Beef found at Cowpens at the site of an abandoned Tory camp fed the hungry troops. As the rain poured down and men took their blankets from their shoulders to wrap their guns and powder as they marched, Gilmer again went forward.
He learned at a nearby home that Ferguson's camp was less than 10 miles away. As the men continued on, Gilmer gathered more intelligence at another house several miles down the road.
Gilmer declared Tory allegiance and had been well-fed by an old woman and her granddaughters.
Campbell decided to have some fun with Gilmer and ordered that a rope be put around his neck and marched him outside, presumably to be hanged.
The girls cried and begged for Gilmer's life. Campbell told them he would hang Gilmer out of sight of their home, so they wouldn't have to watch the gruesome spectacle.
As soon as the patriots were on the road, Gilmer gave the latest information to Campbell, and plans were laid for the impending battle.
The whole scenario was played out by reenactors for the receptive crowd.
"It was fun. I really enjoyed that," Wilcox said afterward.
Gilmer's information gave patriot troops looking for Ferguson an added edge.
"Now we knew where that rascal was at. Our spirits was high," "Morgan" said.
Troops started up the mountain, were pushed back by the Tories, and came back up again. Morgan and the other patriots charged up the mountain a third time.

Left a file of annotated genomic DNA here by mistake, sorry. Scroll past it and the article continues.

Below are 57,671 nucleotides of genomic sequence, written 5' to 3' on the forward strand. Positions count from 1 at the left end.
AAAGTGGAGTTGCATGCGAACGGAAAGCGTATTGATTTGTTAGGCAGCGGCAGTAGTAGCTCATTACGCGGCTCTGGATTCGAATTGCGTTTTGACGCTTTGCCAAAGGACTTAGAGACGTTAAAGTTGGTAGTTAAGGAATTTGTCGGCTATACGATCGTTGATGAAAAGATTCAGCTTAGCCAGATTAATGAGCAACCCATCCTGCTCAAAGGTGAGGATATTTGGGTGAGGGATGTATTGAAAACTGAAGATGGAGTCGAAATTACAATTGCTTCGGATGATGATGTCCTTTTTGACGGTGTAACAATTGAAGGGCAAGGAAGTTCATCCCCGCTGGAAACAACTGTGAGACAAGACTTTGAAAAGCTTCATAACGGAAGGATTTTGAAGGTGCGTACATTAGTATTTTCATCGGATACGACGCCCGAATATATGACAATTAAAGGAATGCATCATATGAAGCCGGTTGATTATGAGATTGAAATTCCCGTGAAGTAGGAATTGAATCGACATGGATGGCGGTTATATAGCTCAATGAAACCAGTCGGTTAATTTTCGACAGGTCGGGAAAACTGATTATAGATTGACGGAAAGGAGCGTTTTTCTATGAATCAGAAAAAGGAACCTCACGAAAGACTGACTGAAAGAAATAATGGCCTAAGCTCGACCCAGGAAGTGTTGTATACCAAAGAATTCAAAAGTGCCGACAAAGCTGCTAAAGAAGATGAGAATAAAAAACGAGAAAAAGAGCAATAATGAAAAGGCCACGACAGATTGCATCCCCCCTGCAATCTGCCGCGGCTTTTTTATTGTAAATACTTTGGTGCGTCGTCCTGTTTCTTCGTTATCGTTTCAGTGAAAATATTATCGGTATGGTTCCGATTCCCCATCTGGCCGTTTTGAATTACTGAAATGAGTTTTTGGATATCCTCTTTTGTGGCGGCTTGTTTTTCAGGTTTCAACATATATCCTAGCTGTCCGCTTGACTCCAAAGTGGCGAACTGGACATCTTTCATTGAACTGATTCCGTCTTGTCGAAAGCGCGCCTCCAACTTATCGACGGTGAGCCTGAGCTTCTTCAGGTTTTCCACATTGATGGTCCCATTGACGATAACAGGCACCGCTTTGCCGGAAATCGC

"We were screaming our heads off. We were screaming like banshees," "Morgan" said.
Ferguson was spotted as the patriots reached the top of the mountain. Ferguson had earlier predicted an easy victory over the patriot troops.
Kings Mountain turned out to be Ferguson's final resting place. After a battle lasting about one hour, Ferguson and scores of Tories were dead.
'BOYS FROM NOLICHUCKY'
"(He) got a little too far on the south side of the mountain that day. He ran into John Sevier and the boys from Nolichucky," "Morgan" said
"(Ferguson) said nobody but God almighty will take me off this mountain, and he was right. He is still there today."
Victory was complete for the patriots, "Morgan" said.
"Ferguson and his boys had been whipped, and when he died, they turned tail and ran like a scalded dog," "Morgan" said.
The victory helped lead to the eventual defeat of British troops commanded by Lord Cornwallis, who surrendered in October 1781 to George Washington in Yorktown, Va.
The most important seed planted during the Battle of Kings Mountain "was the seed of freedom," "Morgan" said.